WHEN FR. STEVE Tynan prefaced his short talk with fb, I wondered how the lolas in the audience would relate to him. He even mentioned Millenials in his speech and my Feelenial eyebrows were further raised. But his audience comprised of our loyal kasambahays, Legionaries from the Curia (including those from his St. Benedict Parish) and BF Homes auxiliaries (for whom the activity was being rallied) warmed to him; their momentary snickers attesting to his connection with them. He asked Sis Rhea shortly before he spoke how much time he was alloted but I dismissed that as common courtesy to her short notice that he had another engagement right after his stint (he actually overshot his self-imposition, to our immense satisfaction).
He said that social media, like fb, is only face, not face to face, not sacramental, as when the Legion does home visitation, which is a face-to-face encounter. He qualified the apostolate in terms of loneliness, which is becoming an omnipresent dilemma of society, especially among the elderly. He confessed that he was recently reunited with his Mom and Dad in Australia and the extent of his father’s fondness for his homecoming son was expressed in a casual “Hi, Steve, how are you?” and the customary beso-beso. His old man could no longer go to the sliding door to let him in, had to wait for a son or a daughter to do it. I was thankful he did not elaborate; I have no parents anymore.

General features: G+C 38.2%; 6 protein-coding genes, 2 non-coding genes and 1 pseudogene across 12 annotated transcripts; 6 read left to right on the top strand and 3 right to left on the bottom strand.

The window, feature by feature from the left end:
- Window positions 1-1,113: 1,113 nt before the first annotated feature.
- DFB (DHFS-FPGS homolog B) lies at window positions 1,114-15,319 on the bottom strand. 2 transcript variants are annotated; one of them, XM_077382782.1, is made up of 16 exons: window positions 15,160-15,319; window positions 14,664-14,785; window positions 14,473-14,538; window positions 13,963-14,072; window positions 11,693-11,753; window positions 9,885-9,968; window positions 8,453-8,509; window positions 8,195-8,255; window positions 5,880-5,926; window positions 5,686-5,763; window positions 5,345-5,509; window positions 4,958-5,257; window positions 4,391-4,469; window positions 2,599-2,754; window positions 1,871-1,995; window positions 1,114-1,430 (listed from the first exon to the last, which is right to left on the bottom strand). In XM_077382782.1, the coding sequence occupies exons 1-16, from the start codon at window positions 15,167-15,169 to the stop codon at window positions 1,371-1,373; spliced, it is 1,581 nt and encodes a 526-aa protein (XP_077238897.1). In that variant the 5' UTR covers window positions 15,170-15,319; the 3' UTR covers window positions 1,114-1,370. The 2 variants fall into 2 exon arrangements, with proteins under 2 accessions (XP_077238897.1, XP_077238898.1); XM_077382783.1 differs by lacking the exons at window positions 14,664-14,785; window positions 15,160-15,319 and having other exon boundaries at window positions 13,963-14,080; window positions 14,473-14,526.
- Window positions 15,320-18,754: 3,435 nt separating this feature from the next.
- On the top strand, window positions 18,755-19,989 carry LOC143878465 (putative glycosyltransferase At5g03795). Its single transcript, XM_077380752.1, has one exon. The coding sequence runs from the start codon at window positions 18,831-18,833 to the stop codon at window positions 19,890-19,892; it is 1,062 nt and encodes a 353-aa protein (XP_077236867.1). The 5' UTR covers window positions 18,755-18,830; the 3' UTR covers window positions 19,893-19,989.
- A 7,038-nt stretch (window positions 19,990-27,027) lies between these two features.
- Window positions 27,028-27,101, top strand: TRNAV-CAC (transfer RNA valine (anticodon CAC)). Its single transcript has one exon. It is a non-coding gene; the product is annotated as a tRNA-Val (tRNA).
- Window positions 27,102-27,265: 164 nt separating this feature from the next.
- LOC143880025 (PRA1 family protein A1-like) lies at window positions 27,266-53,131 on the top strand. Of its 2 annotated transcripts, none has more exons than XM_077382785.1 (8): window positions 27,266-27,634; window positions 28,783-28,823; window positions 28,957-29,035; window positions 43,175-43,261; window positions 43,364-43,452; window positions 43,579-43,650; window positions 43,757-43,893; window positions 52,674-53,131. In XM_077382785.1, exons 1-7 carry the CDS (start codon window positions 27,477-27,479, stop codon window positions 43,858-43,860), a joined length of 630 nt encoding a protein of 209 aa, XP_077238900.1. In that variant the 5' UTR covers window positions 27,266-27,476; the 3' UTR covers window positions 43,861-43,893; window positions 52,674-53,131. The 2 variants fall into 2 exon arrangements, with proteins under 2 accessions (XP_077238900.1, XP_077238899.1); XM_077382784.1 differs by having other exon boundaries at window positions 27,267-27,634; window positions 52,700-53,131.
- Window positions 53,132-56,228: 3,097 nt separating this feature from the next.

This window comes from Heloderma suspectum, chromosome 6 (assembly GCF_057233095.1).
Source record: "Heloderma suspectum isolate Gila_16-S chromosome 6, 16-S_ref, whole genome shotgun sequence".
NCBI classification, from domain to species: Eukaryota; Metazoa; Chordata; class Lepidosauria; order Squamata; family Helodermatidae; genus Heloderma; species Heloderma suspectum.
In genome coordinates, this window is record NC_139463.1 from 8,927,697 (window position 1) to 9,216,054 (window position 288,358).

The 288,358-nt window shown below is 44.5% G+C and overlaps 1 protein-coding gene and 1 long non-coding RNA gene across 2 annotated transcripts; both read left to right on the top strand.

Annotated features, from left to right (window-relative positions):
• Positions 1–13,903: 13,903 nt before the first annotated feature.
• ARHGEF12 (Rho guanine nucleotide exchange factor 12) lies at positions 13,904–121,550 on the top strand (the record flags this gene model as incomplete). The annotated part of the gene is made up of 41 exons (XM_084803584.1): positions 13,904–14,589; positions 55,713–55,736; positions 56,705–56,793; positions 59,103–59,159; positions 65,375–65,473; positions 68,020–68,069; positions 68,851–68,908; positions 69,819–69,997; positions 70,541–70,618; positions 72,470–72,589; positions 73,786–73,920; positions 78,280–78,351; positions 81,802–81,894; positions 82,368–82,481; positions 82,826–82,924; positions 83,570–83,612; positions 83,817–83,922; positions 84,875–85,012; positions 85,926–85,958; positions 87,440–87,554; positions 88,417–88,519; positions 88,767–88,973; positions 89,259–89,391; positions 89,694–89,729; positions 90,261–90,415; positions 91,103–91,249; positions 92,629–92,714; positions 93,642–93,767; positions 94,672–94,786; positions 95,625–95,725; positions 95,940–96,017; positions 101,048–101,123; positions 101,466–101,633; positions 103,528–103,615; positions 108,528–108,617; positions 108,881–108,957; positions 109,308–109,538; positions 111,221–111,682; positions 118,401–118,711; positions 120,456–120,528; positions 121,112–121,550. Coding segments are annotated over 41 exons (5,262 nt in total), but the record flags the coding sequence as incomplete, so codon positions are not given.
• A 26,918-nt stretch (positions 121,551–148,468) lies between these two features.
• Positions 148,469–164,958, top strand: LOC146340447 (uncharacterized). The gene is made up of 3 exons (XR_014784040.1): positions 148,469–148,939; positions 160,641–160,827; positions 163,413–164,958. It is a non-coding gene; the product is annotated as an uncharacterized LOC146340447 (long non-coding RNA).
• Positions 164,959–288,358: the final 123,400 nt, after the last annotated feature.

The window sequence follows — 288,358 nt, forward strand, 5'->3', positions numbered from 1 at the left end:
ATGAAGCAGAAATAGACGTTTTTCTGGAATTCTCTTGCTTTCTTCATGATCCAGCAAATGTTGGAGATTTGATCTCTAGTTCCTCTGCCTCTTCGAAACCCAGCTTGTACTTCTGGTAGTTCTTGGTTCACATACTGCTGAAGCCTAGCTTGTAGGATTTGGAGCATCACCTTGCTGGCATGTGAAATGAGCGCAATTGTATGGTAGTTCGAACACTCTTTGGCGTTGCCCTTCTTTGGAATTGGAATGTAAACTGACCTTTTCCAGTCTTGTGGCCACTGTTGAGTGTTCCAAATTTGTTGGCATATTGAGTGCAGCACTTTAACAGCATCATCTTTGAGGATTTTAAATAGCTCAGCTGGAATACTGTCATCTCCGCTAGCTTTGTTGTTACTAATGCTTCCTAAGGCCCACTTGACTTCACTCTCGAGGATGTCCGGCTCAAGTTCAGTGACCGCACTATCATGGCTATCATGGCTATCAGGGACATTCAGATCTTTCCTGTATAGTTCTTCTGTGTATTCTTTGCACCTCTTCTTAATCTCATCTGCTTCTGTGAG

Visitation, Fr. Steve continued, is what Mary does. She visited cousin Elizabeth to help her pregnancy, making that moment mutual. The ministry of visitation can be done in many ways and for many reasons, he said. But when done, it should be done with Jesus, for the task to be seen as a ministry, the giving of our time to the other person, to cheer him/her up, give an ear to. This can be done to even one person a week, and that will equal to one less lonely person. We pray and ask the Lord what we can do for him/her. If we cannot cook, we can bring along a simple meal, or anything simple at all, to say to the person we love him/her and we thought about him/her enough to come to see the person.